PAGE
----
The Situation in Ukraine

You’ve almost assuredly heard of the current situation in the Ukraine. But do you know the whole story? News about Ukraine can be repetitive and full of false and hyperbolic information. So, what’s the real story?

Ukraine’s history is marked by invasion and resurgence began way back in the 7th century with a civilization called Kievan Rus, which was occupied by the early Russians and centered around the city of Kiev. They were driven out (into a region now known as Russia), and replaced by the Varangians, a violent group of Vikings. By the 11th century Kiev, had become the largest city in Europe, and very successful with a rich culture and vast amount. In the 14th century, Kiev was captured again, this time by Poland and Lithuania. In the 1600s, there was a revolution in Kiev (now known as Ukraine), started by the mistreated serfs, who rose up against their Polish leaders. Ukrainians won, and gained independence from Poland. Since they were so weak after fighting such a big war, they signed a treaty of protection with Russia. This “protection” eventually led to Russia taking over Ukraine. Many Ukrainians were not happy about this and revolted, but Russia crushed all the revolutionary forces. From 1796 until the beginning of Stalin’s reign, Ukraine was a puppet government of Russia.

The modern crisis in Ukraine had its origins during the reign of Stalin. At that time, Ukraine was one of Russia’s “Satellite” nations. Because Stalin wanted to eliminate the ability to rebel against Soviet control, he murdered 10,000,000 Ukrainians by starving them with a man made famine, sending them to gulags in Siberia, and shooting them. He kicked people out of their homes, took their food and live stock, and killed at any sign of resistance. Over 25,000 people were dying per day, and when the US and other countries sent aid, the Russians turned it back. Many countries around the world now recognize this as genocide, but Russia refuses to even accept that they were responsible. As you can imagine, Ukraine was not happy about this, so right after Soviet Russia fell in 1991, Ukraine declared independence, with over 90% of its citizens who turned out, voting to be autonomous. After gaining sovereignty, things were relatively peaceful in Ukraine with Leonid Kuchma being the president during this time.

In 2004, once Kuchma’s presidency was over, two major new candidates emerged: Viktor Yanukovych, the former prime minister of Ukraine who was pro Russia, and Viktor Yushchenko, who wanted closer ties with the EU. Yanukovych won the election, but many people called for a re-vote because they thought there had been voting fraud. This eventually led to a series of peaceful protests at a time known as the “Orange Revolution.” Because of these protests, there was a re-vote, which Yushchenko won, overturning the phony election.

Once Yushchenko became the president, many people thought the trouble was over. Sadly, they were wrong. Their problems had just begun. As it turns out, Yanukovych wasn’t the only leader who was corrupt. Yushchenko dissolved other political parties that his supporters were defecting to, and dismissed court judges that didn’t agree with him. He did, however, push for closer ties with the EU. Russian president Vladimir Putin didn’t like this and threatened to dramatically increase gas prices (Ukraine’s natural gas and oil came almost exclusively from Gazprom, a centrally controlled Russian corporation) if Yushchenko didn’t support Russia. A compromise was reached in 2010 to lock oil prices at $100 per 1,000 cubic meters.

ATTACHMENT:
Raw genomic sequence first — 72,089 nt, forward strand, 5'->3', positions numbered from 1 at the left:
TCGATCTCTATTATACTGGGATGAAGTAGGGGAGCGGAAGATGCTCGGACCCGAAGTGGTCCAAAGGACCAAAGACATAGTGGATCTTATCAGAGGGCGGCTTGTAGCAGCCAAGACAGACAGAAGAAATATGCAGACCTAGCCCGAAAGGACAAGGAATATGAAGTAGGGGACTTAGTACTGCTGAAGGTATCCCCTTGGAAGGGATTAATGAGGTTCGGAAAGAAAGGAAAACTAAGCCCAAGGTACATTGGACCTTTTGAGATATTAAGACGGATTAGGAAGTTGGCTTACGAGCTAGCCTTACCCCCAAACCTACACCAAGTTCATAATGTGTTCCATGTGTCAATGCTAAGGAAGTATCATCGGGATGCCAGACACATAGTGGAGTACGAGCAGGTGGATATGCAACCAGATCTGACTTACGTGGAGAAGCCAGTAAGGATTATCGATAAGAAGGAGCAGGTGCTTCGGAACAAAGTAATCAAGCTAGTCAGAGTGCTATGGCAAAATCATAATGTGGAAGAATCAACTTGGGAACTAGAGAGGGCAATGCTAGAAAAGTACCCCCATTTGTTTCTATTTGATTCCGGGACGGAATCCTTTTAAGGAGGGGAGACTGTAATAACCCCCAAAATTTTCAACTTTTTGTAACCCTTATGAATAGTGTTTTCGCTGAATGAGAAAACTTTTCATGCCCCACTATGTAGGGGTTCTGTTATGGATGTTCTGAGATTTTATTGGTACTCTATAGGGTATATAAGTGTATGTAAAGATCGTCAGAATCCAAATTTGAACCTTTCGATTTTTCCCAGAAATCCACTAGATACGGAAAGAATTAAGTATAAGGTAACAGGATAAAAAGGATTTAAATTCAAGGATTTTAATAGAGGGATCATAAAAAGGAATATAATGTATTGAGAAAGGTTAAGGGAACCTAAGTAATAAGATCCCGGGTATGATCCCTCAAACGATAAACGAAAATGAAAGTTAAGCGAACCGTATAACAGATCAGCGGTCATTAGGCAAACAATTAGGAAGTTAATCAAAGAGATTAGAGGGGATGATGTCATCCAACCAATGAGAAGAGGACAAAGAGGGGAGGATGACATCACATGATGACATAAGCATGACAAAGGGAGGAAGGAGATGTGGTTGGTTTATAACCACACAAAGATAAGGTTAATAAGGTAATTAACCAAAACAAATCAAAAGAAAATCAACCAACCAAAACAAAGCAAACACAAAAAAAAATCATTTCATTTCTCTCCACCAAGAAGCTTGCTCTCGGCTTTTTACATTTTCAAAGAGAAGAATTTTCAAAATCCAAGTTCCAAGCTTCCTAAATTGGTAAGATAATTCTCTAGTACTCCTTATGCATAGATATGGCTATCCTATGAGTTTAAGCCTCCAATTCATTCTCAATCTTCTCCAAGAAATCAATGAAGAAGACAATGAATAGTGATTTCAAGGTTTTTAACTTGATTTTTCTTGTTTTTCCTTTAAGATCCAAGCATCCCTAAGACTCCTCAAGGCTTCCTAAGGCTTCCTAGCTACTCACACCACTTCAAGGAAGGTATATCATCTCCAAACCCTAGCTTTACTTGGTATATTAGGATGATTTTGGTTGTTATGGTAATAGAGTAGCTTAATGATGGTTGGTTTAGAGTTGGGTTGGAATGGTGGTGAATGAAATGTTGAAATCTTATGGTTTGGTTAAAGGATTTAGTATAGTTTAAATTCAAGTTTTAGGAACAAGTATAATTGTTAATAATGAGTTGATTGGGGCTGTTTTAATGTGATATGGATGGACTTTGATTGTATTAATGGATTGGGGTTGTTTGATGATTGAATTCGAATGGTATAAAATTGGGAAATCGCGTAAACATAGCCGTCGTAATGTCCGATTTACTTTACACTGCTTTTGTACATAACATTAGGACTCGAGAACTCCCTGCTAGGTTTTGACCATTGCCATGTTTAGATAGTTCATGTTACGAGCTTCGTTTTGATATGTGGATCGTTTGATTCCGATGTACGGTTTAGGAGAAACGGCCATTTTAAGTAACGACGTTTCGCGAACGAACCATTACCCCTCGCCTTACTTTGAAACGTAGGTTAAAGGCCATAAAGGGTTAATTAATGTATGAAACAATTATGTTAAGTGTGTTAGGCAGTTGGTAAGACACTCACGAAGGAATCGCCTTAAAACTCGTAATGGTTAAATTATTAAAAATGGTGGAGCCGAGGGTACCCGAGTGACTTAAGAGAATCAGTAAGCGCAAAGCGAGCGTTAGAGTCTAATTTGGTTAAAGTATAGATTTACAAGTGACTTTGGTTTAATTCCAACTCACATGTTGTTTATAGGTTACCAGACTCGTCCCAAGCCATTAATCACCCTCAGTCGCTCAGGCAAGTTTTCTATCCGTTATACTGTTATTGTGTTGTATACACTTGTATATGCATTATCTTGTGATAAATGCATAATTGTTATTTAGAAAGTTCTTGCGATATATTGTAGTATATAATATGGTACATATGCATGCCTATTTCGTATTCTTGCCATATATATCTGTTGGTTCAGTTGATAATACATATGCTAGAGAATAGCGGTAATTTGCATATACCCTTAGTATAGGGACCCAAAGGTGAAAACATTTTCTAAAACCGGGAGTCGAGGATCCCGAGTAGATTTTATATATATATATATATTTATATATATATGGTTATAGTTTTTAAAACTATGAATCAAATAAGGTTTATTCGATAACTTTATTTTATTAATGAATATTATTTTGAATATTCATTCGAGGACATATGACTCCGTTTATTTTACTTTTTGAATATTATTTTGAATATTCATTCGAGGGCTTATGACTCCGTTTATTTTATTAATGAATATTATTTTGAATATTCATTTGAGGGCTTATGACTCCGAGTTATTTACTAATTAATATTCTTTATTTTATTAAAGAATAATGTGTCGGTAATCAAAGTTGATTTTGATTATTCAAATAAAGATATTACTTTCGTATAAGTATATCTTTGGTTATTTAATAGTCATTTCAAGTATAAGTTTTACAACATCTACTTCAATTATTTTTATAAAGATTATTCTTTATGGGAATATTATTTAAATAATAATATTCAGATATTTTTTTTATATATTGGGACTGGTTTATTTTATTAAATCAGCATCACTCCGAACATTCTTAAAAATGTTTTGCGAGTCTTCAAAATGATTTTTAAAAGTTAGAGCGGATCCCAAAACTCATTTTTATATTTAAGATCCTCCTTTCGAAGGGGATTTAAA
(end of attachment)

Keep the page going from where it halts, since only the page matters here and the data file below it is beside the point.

2010 was also another election year. This time, a new candidate emerged, named Yulia Tymoshenko. At this point, Yushchenko had lost a lot of popularity due to corruption. The election became a battle between Yanukovych and Yulia. Yanukovych won, this time with no apparent voting fraud. Yanukovych increased press restrictions, and tried to limit parliamentary power, meanwhile expanding his own. In his most corrupt act yet, he sentenced Yulia to 7 years in jail-primarily due to a gas deal she accepted to benefit Russia. Yanukovych also cut off current support for the EU, instead wanting to strengthen Ukraine’s relationship with Russia. Once this happened, there were protests in the streets, the mass media jumped in, and you know the story after that.

The story gets even more confusing, I’m afraid. In 1954, the Soviet Union gifted Crimea (a small country to the bordering Russia) to Ukraine due to its “close economic and cultural ties to Ukraine.” Many people joke that Khrushchev, the Soviet leader during that time, was drunk when he gave Crimea to Ukraine. Crimea is controlled by Ukraine. It has its own parliament, but no rights to draft new laws; it can only manage its own budget and property. Once the USSR collapsed and Ukraine voted for its independence, Crimea did vote for Ukrainian autonomy, but only about 40% of Crimea’s population voted yes (lower then all the other parts of Ukraine). 66% of Crimea’s population is Russian, and the only Russian port that doesn’t freeze over in the winter is in Crimea (they still have the port because of the 1997 Bilateral treaty), so Russia has a reason to want Ukraine back. When the anti Russian protests started in Ukraine, Crimea had its own pro Russia protests. Crimea has played a huge role in this conflict, being the region in Ukraine with the strongest support for Russia.

As you can see, the situation in Ukraine is a complicated and heavily debated issue. All sides have been accused of corruption, and both the pro Russian and Pro EU forces are almost at the brink of war. This whole fiasco is definitely not over, and I am looking forward to seeing how events unfold.

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